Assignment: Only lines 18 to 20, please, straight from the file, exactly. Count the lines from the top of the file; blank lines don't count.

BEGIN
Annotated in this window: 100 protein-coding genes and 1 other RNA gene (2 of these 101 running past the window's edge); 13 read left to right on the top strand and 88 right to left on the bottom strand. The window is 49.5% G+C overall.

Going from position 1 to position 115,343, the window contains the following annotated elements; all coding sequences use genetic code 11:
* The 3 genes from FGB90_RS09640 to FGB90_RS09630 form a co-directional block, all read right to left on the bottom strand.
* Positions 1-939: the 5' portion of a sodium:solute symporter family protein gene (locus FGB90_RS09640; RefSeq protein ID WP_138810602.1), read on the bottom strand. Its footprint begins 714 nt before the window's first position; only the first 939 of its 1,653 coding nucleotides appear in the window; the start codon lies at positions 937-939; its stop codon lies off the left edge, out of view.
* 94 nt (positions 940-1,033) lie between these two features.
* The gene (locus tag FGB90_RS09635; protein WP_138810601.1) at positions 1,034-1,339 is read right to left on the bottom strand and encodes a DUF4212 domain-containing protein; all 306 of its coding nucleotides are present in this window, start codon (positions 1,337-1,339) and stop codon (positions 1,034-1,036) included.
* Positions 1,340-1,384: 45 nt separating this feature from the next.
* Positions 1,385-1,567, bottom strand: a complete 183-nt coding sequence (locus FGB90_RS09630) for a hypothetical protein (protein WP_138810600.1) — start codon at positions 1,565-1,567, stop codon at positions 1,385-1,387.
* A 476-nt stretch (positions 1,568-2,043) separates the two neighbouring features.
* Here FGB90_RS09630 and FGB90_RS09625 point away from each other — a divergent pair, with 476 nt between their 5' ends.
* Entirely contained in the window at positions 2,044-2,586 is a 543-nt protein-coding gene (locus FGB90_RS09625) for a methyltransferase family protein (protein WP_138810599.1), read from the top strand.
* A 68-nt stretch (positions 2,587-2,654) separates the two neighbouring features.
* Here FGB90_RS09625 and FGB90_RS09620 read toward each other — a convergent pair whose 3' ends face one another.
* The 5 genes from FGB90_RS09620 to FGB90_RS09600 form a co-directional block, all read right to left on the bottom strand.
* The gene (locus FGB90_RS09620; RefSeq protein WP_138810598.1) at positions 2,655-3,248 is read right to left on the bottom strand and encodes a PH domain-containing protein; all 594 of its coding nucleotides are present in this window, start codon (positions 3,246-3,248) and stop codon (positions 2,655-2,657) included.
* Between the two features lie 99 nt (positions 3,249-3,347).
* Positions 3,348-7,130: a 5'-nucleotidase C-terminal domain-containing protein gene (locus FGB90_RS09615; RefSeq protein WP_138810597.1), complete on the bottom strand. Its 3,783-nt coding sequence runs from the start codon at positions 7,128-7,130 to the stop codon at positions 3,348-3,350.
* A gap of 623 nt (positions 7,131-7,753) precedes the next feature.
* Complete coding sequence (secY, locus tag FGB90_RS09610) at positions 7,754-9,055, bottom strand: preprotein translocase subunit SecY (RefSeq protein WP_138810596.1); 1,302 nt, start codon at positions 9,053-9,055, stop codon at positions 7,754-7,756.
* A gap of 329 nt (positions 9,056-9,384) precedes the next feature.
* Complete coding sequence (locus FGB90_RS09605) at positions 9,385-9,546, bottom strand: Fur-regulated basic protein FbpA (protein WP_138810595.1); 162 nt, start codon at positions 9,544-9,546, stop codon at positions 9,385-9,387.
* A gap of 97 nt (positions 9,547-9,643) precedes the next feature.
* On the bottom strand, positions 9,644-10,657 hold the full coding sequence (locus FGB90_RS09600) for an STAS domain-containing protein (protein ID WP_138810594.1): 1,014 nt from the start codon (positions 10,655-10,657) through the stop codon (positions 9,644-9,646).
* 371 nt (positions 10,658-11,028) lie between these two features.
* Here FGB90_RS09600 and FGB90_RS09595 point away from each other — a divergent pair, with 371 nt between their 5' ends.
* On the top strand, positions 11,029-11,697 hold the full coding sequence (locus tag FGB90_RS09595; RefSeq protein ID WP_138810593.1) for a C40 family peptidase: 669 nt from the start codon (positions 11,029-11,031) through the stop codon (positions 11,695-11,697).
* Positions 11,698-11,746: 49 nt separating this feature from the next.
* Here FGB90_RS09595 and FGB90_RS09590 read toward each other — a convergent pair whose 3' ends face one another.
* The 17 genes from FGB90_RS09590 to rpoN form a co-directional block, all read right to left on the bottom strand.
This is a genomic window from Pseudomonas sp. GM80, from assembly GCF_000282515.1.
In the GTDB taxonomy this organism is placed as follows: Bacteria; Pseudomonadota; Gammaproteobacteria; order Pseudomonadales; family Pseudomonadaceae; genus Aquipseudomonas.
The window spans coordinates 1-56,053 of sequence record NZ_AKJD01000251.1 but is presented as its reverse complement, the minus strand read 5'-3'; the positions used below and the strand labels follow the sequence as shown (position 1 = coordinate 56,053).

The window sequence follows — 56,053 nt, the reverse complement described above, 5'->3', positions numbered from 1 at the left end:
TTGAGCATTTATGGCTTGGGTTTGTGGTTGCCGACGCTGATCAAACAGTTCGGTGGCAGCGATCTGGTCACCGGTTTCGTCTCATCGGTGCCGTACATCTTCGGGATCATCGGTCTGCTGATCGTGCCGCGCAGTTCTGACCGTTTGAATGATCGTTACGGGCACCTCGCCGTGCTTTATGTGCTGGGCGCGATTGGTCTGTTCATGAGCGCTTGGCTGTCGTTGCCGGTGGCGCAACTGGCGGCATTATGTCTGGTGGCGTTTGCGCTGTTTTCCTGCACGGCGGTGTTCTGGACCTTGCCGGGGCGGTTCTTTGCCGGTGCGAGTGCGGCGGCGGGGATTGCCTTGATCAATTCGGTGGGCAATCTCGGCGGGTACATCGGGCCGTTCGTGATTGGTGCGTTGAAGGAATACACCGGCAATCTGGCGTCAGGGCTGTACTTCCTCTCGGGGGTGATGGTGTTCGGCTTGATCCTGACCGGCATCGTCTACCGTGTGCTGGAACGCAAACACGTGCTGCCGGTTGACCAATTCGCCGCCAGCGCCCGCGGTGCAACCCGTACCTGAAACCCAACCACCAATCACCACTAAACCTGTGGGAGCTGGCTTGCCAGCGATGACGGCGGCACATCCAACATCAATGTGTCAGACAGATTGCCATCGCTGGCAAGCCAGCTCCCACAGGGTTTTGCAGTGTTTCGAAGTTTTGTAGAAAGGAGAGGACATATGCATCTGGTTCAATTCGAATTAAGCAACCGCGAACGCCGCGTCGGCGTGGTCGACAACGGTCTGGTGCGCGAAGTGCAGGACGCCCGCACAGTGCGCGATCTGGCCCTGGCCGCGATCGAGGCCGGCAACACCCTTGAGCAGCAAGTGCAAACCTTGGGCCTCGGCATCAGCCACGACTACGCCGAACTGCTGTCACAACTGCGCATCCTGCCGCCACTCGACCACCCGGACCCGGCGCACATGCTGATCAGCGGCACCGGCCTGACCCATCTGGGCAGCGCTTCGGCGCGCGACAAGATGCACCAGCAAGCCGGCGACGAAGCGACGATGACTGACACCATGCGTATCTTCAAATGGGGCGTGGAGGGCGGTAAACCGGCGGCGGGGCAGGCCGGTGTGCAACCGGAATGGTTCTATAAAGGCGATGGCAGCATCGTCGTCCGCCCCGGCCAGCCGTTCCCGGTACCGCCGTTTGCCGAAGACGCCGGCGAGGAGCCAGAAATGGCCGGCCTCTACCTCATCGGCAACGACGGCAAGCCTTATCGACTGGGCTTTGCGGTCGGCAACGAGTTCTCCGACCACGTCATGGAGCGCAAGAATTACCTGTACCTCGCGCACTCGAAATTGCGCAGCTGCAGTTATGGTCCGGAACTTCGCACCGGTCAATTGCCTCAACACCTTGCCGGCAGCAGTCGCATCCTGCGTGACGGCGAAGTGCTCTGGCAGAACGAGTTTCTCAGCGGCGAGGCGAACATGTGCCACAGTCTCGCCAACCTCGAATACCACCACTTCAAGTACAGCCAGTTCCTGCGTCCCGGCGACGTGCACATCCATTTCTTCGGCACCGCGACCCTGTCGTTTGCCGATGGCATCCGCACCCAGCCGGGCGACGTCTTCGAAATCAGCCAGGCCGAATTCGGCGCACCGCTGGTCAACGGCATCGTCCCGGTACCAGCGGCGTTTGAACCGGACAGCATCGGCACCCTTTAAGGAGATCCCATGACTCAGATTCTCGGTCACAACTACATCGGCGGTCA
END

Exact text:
* A gap of 623 nt (positions 7,131-7,753) precedes the next feature.
* Complete coding sequence (secY, locus tag FGB90_RS09610) at positions 7,754-9,055, bottom strand: preprotein translocase subunit SecY (RefSeq protein WP_138810596.1); 1,302 nt, start codon at positions 9,053-9,055, stop codon at positions 7,754-7,756.
* A gap of 329 nt (positions 9,056-9,384) precedes the next feature.